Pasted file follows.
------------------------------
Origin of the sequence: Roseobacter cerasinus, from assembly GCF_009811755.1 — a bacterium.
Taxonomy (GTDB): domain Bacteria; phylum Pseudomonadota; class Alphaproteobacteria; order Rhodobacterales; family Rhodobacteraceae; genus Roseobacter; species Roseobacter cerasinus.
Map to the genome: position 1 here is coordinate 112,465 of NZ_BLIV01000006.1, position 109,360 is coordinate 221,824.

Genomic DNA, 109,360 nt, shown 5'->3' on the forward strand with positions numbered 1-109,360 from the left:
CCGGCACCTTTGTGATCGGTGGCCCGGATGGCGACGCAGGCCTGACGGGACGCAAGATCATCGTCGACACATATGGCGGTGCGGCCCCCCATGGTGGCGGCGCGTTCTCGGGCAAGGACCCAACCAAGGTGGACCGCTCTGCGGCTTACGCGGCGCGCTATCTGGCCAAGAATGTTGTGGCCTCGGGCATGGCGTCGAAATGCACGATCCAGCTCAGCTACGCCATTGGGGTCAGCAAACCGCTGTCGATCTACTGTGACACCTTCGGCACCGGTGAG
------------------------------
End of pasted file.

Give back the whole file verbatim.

Origin of the sequence: Roseobacter cerasinus, from assembly GCF_009811755.1 — a bacterium.
Taxonomy (GTDB): domain Bacteria; phylum Pseudomonadota; class Alphaproteobacteria; order Rhodobacterales; family Rhodobacteraceae; genus Roseobacter; species Roseobacter cerasinus.
Map to the genome: position 1 here is coordinate 112,465 of NZ_BLIV01000006.1, position 109,360 is coordinate 221,824.

Genomic DNA, 109,360 nt, shown 5'->3' on the forward strand with positions numbered 1-109,360 from the left:
CCGGCACCTTTGTGATCGGTGGCCCGGATGGCGACGCAGGCCTGACGGGACGCAAGATCATCGTCGACACATATGGCGGTGCGGCCCCCCATGGTGGCGGCGCGTTCTCGGGCAAGGACCCAACCAAGGTGGACCGCTCTGCGGCTTACGCGGCGCGCTATCTGGCCAAGAATGTTGTGGCCTCGGGCATGGCGTCGAAATGCACGATCCAGCTCAGCTACGCCATTGGGGTCAGCAAACCGCTGTCGATCTACTGTGACACCTTCGGCACCGGTGAG